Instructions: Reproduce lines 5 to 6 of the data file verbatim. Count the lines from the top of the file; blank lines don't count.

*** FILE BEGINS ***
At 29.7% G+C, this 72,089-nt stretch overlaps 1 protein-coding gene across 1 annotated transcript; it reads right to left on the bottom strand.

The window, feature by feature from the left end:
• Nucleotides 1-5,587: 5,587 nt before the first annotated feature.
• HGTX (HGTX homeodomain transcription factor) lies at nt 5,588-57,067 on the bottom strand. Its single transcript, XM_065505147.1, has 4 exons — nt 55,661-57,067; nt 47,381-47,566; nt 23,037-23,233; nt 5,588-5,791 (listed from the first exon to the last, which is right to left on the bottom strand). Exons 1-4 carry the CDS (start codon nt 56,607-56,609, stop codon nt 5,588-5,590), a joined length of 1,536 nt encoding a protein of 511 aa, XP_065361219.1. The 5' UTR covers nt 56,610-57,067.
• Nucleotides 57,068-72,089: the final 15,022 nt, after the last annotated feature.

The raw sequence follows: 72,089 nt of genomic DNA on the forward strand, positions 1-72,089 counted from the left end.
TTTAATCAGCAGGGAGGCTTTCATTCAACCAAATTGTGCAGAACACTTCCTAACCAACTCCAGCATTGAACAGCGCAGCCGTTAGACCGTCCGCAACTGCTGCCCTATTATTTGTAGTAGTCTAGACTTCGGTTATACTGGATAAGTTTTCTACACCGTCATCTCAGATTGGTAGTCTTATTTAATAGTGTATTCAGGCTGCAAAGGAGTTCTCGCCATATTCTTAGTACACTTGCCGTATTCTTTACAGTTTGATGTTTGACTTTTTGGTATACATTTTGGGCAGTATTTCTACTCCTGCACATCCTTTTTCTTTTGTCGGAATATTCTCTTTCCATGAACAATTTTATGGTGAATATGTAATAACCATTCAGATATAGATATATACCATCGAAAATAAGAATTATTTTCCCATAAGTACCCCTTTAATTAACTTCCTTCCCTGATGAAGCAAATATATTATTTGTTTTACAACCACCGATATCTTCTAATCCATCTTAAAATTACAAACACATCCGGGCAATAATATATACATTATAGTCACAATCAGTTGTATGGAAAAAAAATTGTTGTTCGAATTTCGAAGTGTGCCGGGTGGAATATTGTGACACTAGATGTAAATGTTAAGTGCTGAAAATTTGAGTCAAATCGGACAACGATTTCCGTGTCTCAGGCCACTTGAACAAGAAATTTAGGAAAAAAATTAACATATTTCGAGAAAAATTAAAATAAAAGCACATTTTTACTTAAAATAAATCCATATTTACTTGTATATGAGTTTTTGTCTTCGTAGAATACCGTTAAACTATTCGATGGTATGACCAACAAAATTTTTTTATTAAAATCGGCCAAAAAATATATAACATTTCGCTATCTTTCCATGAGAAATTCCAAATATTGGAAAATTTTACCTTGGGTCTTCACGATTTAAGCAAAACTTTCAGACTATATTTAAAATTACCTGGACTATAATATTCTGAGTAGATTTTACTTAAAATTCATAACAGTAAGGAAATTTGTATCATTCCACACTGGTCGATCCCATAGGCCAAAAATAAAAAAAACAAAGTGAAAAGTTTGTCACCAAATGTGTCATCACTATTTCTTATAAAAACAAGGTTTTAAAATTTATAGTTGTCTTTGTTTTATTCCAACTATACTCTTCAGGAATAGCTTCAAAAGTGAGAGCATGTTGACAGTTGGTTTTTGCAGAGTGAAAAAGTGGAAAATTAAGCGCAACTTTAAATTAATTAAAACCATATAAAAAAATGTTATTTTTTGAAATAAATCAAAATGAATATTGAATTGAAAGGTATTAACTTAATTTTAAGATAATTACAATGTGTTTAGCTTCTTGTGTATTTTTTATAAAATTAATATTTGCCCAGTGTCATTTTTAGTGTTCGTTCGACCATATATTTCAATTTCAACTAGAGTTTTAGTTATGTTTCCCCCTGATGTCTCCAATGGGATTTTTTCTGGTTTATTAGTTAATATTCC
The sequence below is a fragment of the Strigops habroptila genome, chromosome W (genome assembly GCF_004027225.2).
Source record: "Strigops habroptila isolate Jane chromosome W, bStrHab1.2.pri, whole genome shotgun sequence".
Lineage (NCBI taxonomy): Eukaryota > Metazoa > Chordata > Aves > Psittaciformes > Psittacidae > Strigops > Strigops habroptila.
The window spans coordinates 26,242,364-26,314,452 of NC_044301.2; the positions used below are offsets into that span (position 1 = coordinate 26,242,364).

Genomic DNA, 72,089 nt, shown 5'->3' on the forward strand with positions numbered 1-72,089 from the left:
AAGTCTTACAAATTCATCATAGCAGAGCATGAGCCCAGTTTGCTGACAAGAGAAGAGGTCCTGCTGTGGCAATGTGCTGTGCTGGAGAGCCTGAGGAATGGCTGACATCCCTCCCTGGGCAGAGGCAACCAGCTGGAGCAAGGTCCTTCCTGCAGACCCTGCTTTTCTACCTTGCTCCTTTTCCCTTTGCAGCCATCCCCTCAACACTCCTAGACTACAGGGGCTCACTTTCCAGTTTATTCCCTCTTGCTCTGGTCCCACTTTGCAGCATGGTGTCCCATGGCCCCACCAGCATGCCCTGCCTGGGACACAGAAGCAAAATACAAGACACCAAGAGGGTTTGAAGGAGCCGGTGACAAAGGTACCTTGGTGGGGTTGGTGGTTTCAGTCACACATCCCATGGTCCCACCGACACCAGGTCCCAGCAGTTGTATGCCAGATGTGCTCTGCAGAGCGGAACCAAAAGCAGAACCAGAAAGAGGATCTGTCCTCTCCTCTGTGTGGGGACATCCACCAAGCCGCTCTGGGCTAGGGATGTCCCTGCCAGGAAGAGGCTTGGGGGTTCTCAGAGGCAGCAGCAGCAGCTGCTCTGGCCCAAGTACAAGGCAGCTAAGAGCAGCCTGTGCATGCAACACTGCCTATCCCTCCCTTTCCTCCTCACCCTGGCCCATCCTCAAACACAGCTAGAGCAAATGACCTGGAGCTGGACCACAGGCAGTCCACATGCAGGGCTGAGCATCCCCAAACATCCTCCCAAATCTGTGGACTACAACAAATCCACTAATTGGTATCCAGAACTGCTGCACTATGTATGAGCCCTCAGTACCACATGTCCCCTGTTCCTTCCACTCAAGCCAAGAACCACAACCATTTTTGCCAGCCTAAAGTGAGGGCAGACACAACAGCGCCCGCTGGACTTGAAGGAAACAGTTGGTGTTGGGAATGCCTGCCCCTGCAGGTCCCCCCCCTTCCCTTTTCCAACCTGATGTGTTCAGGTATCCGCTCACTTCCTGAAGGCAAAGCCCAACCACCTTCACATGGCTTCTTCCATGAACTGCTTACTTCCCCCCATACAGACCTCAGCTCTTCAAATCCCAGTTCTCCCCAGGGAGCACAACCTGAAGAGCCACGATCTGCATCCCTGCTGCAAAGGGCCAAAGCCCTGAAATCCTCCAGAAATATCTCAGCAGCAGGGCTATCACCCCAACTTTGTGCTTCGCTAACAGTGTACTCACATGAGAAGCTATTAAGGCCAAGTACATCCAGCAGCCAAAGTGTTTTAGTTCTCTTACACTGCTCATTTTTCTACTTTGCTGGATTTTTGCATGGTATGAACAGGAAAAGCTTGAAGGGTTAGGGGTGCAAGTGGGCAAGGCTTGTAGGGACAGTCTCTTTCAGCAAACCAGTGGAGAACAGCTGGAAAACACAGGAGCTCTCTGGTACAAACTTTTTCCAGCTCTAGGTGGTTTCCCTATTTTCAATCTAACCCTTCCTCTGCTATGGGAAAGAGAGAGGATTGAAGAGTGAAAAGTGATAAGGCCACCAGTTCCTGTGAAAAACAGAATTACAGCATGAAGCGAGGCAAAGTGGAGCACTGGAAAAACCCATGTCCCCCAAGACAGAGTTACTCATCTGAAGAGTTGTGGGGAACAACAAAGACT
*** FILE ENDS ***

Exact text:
• Nucleotides 57,068-72,089: the final 15,022 nt, after the last annotated feature.

The raw sequence follows: 72,089 nt of genomic DNA on the forward strand, positions 1-72,089 counted from the left end.